There are numerous benefits of saliva and one may go on carry on describing them. For instance, saliva works as a lubricant for the food and helps in swallowing it as well as in its passage through the esophagus without any uneasiness. In addition, it helps to make dry foods soluble thereby enabling an individual to taste its flavour or what he/ she is eating. Last, but not the least, saliva also helps in oral hygiene by eliminating the useless microorganisms and bacteria from the mouth. This way, one may continue describing the numerous benefits of saliva. It may, however, be noted that salivation or production of saliva by the parotid glands are slow during the night which creates "morning breath".
You may often find various animals, including humans, lick their wounds. This is primarily owing to the fact that saliva possesses anti-bacterial properties. It contains trace amounts of hydrogen peroxide which helps to eliminate unwanted or harmful microbes, including bacteria. Thus, when an animal licks its wounds, it means that the lesion is being cleaned better than using water. Looking at the things from this perspective, it may be said that this is possibly the reason why many animals, including humans, intentionally do not use water very often to wash or clean out minor wounds - we just lick them and this facilitates the healing process.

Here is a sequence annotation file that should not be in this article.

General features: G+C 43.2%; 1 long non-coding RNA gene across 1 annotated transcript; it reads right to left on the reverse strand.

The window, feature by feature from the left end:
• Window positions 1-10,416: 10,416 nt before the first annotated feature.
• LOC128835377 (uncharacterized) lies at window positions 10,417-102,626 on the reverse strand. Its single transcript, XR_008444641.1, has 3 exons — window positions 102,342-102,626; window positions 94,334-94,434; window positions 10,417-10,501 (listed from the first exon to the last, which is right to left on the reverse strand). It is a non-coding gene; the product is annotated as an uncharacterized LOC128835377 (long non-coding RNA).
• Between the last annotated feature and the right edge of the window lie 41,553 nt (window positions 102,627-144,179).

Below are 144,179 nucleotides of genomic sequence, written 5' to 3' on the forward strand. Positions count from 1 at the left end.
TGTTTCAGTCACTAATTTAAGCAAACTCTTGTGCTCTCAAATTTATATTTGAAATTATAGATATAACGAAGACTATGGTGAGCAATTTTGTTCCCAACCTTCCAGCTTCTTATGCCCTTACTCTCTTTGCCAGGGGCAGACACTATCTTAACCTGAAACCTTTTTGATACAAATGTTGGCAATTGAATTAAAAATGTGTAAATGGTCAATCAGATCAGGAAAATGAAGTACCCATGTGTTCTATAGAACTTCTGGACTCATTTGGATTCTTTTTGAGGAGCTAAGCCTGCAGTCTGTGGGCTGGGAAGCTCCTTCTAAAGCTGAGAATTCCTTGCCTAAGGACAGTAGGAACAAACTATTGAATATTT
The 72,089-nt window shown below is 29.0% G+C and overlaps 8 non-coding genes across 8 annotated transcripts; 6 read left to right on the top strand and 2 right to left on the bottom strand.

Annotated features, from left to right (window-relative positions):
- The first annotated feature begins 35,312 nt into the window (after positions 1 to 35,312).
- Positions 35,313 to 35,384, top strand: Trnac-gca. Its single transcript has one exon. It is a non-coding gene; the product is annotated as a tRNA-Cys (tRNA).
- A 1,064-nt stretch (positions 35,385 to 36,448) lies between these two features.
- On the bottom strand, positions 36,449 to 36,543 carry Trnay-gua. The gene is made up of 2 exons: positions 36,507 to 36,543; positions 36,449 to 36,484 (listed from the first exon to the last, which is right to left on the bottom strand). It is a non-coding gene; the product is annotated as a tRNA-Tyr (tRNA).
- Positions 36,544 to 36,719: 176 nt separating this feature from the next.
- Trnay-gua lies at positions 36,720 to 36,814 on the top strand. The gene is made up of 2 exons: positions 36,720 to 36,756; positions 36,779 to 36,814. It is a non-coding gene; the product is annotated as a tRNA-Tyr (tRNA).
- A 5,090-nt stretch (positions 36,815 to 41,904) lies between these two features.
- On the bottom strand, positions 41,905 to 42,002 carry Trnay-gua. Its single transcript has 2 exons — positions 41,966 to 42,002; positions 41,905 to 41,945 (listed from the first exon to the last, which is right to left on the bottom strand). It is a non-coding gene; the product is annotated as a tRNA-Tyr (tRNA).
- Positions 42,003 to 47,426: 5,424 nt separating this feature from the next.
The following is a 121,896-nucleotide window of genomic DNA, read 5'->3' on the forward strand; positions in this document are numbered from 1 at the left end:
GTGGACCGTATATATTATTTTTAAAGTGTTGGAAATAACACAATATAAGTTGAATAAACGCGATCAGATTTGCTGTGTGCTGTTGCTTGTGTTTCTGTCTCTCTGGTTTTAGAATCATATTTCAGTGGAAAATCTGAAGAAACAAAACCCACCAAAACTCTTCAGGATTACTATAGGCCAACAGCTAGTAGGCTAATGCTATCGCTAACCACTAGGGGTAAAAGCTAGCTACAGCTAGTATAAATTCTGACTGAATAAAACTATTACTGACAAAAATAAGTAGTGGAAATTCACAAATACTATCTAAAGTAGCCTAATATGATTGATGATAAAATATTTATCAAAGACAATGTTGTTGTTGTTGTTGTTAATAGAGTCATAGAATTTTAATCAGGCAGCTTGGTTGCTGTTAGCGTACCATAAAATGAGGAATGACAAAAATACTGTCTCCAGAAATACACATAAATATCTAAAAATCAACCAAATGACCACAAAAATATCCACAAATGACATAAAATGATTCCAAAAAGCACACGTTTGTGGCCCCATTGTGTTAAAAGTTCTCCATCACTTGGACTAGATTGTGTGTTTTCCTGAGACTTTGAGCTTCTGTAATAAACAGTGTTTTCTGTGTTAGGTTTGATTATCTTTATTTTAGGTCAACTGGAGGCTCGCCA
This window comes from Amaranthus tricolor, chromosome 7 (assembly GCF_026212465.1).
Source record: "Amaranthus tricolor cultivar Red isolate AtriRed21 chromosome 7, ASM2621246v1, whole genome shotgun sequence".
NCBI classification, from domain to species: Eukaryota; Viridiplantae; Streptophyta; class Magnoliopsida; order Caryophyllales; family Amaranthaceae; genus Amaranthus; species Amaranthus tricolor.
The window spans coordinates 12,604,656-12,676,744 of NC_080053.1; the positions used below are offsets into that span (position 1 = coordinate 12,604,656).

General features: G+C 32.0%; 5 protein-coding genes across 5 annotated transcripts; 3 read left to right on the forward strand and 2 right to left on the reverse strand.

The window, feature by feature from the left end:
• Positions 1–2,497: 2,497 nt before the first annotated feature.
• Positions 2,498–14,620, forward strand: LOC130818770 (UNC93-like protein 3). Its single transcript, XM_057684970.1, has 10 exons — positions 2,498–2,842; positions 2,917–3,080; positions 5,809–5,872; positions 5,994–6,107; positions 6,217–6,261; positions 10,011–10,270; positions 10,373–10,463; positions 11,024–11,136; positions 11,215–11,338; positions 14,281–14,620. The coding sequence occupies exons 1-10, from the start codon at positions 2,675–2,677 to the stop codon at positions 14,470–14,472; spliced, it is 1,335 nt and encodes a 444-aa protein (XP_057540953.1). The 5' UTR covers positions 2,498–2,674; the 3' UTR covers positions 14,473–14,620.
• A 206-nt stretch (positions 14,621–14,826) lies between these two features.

In addition, it has been demonstrated that in a number of animals, especially mice, saliva encloses a substance called the nerve growth factor or NGF. This substance, NGF is basically extremely capable of healing wounds very fast. Moreover, it has also been observed that when an animal which is wounded licks the lesion or applies a dosage of NGF contained in its saliva, the wound heals at least two times faster than a situation where NGF is not applied to the lesion. Unfortunately enough, the saliva produced by humans does not contain the substance NGF. Nevertheless, scientists around the world are working to find out whether the human saliva also contains traces of the nerve growth factor (NGF).
Precisely speaking, saliva may be described as an endowment for the animals that have the ability to produce it. However, normally people do not realize the importance of saliva and generally undervalue it or its importance in our daily life.
Creation and discharge of saliva